As difficult as it was to get Jack McDonald away from the store, Biddle recalled one time he left it for something a family member loved.

Biddle’s brother, Jim McDonald, had loved trains since childhood. He had a train set in the basement that went from wall to wall.

When Jim McDonald got his dream job working for the railroad, the first time he passed through Helmsburg, Jack McDonald had his daughter drive him out to meet the train.

“We sat, and we waited, for the train to come by, so my dad could wave at him,” she said.


When Biddle speaks of family at McDonald’s — whether it was an IGA, a ShopWorth or simply McDonald’s Grocery — the names and generations she recalls are more than her own family’s.“We had one family that my dad employed three generations of their family,” she said.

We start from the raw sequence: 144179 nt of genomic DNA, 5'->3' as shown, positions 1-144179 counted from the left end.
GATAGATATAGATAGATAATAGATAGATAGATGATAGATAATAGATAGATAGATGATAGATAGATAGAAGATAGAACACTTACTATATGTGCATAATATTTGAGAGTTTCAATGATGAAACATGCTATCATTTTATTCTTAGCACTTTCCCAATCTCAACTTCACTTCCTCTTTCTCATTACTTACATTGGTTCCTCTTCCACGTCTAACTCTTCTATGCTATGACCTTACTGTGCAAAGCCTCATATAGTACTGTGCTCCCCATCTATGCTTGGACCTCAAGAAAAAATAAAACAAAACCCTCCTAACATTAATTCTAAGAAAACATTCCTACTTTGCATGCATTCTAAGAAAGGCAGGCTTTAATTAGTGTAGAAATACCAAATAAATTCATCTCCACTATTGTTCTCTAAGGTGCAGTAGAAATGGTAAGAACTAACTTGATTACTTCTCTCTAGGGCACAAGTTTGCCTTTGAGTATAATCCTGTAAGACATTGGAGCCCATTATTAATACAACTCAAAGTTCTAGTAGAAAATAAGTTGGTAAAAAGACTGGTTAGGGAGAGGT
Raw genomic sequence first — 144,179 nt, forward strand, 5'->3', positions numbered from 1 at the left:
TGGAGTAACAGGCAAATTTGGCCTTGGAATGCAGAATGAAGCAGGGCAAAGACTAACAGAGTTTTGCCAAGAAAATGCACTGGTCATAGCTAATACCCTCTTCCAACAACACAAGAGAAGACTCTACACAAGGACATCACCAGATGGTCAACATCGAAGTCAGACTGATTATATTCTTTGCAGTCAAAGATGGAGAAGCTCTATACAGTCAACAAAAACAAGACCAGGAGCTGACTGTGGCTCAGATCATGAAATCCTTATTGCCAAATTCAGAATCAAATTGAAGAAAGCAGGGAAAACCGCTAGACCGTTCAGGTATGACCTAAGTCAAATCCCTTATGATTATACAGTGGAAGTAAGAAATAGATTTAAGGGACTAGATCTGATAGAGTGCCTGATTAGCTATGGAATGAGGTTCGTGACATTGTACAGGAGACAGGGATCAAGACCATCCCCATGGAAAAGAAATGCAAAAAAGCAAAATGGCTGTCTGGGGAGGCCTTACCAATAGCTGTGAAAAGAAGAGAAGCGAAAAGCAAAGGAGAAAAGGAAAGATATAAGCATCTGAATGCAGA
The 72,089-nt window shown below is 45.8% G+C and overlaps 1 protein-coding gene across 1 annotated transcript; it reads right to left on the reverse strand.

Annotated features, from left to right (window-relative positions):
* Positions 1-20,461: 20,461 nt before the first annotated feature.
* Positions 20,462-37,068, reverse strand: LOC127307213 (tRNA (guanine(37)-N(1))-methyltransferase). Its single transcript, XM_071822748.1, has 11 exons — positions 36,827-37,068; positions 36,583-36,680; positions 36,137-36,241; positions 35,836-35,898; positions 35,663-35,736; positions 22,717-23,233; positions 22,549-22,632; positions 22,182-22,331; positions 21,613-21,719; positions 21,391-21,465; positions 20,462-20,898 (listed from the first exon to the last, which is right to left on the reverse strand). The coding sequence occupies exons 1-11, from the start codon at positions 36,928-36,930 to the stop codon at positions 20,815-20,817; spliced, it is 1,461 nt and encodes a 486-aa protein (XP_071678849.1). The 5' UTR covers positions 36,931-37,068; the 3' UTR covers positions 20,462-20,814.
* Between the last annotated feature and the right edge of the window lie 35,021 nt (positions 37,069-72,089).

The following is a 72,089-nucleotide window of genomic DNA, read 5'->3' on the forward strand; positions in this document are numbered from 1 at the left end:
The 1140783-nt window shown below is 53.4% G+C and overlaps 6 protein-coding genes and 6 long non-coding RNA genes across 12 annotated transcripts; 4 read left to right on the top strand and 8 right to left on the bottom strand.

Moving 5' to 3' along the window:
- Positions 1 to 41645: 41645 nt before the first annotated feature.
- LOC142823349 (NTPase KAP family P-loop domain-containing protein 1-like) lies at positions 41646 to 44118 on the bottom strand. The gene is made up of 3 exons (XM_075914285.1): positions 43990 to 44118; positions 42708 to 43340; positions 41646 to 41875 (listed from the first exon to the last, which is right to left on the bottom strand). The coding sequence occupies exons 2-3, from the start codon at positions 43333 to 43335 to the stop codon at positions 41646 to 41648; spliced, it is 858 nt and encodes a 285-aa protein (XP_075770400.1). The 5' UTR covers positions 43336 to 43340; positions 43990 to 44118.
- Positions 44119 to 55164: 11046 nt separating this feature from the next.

Of another family, the Foxes, all 10 siblings worked at the store at different times, Biddle said.

“The Fox boys literally almost had a fistfight at my dad’s funeral over who was going to be a pallbearer,” Biddle said. In the end, they all took a place carrying Jack McDonald.

Francis “Max” Kritzer was the store’s meat cutter for more than 40 years, Biddle said.

He would readily correct anyone who mistakenly called him a “butcher,” according to his obituary.

His is one of many obituaries throughout the years that noted employment at the McDonald’s store among other life accomplishments.

In 1946, a newspaper advertisement lists McDonald’s Grocery as a place where radios could be dropped off for repair.

In 1959, McDonald’s was the place to get advance tickets for the state fair, and where residents could drop off presents for the Blue Birds to take to patients at the state hospital.

A 1969 article called it “the hub of Bean Blossom,” and according to a ledger at the Brown County (Nashville) Volunteer Fire Department, it was where that year’s supplies for the fish fry came from.